Sunday, April 26, 2009

High sea level discovery A breakthrough study of fluctuations in sea levels the last time Earth was between ice ages, as it is now, shows that oceans rose some three metres in only decades due to collapsing ice sheets. The findings suggest that such a scenario — which would redraw coastlines worldwide and unleash colossal human misery — is "now a distinct possibility within the next 100 years," said lead researcher Paul Blanchon, a geoscientist at Mexico's National University. The study was published by the science journal Nature.

Rising ocean water marks are seen by many scientists as the most serious likely consequence of global warming. The UN Intergovernmental Panel on Climate Change (IPCC) predicted in 2007 that sea levels will rise by up to 59 centimetres before 2100 due simply to the expansion of warmer ocean waters.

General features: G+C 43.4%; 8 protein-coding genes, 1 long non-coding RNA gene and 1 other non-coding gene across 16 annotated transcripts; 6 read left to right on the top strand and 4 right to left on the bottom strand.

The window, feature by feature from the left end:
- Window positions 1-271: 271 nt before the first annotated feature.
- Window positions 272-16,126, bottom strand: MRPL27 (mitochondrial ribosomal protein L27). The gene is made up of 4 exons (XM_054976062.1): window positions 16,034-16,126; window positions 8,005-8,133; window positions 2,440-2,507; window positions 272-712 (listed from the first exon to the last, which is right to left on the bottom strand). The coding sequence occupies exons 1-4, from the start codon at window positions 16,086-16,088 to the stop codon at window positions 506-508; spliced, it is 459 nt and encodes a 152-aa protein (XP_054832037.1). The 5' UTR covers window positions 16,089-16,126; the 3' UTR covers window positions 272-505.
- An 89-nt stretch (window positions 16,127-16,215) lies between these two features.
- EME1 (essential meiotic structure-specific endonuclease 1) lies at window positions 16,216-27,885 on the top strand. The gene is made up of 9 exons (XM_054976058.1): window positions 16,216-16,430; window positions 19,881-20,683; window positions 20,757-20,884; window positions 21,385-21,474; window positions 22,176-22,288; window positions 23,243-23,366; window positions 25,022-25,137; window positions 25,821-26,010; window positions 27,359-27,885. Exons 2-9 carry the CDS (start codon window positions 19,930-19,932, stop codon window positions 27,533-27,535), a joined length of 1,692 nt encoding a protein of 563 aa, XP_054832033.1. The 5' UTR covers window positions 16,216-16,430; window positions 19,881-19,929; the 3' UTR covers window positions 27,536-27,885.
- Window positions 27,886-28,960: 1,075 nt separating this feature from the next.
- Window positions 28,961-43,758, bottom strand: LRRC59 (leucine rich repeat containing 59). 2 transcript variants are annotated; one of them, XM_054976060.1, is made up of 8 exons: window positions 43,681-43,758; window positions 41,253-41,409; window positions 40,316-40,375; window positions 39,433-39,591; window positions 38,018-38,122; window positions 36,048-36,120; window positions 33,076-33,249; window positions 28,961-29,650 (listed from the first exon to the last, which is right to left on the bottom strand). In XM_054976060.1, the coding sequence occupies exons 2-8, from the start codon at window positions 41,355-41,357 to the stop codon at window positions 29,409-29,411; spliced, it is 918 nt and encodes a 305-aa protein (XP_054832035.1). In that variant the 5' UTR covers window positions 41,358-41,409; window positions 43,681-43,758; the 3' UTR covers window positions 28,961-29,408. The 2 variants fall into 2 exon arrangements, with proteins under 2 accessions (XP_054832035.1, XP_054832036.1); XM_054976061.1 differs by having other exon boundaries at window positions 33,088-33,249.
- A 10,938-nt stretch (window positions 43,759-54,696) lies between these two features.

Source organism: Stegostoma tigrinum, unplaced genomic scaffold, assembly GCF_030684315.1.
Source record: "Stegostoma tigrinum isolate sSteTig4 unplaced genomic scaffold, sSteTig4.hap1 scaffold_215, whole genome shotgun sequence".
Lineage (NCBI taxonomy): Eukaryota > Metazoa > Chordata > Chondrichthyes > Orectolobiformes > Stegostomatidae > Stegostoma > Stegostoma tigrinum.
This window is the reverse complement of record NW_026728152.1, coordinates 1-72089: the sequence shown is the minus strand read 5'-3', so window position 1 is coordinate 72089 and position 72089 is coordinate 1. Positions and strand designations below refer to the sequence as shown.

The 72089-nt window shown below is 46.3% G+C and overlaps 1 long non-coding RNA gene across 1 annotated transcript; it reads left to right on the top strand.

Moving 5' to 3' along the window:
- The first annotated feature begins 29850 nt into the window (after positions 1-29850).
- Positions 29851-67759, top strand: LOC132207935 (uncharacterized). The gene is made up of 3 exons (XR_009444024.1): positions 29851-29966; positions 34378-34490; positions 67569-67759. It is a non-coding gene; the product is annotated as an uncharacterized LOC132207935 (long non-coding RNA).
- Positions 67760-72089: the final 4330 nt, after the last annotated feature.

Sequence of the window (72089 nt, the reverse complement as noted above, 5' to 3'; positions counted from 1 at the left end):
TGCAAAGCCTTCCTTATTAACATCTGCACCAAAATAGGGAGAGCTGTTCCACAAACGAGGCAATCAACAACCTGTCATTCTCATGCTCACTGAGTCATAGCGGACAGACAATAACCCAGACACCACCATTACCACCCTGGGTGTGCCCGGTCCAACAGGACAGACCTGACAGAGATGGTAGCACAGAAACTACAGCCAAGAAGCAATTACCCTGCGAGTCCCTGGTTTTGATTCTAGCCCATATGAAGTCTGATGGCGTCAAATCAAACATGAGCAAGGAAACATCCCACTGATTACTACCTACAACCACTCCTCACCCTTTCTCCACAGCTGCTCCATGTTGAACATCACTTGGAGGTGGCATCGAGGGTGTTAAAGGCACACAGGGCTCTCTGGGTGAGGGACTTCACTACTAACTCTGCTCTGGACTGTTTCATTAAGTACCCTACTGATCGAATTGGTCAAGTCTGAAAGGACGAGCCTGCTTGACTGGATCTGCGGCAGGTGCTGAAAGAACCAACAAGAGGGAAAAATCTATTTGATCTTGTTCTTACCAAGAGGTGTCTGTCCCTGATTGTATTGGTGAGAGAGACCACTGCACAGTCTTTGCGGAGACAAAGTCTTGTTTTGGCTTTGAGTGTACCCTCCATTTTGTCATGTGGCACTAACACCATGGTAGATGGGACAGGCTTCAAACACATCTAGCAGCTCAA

This relatively modest increase is already enough to render several small island nations uninhabitable, and to disrupt the lives of tens of millions of people living in low-lying deltas, especially in Asia and Africa.

But more recent studies have sounded alarms about the potential impact of crumbling ice sheets in western Antarctica and Greenland, which together contain enough frozen water to boost average global sea levels by at least 13 metres. A rapid three-metre rise would devastate dozens of major cities around the globe, including Shanghai, Calcutta, New Orleans, Miami and Dhaka…..

A crashing wave, Atlantic ocean, "Pointe du Souffleur", cliffs at Guadeloupe. Shot by rachel_thecat, Wikimedia Commons via Flickr, under Creative Commons Attribution ShareAlike 2.0 License

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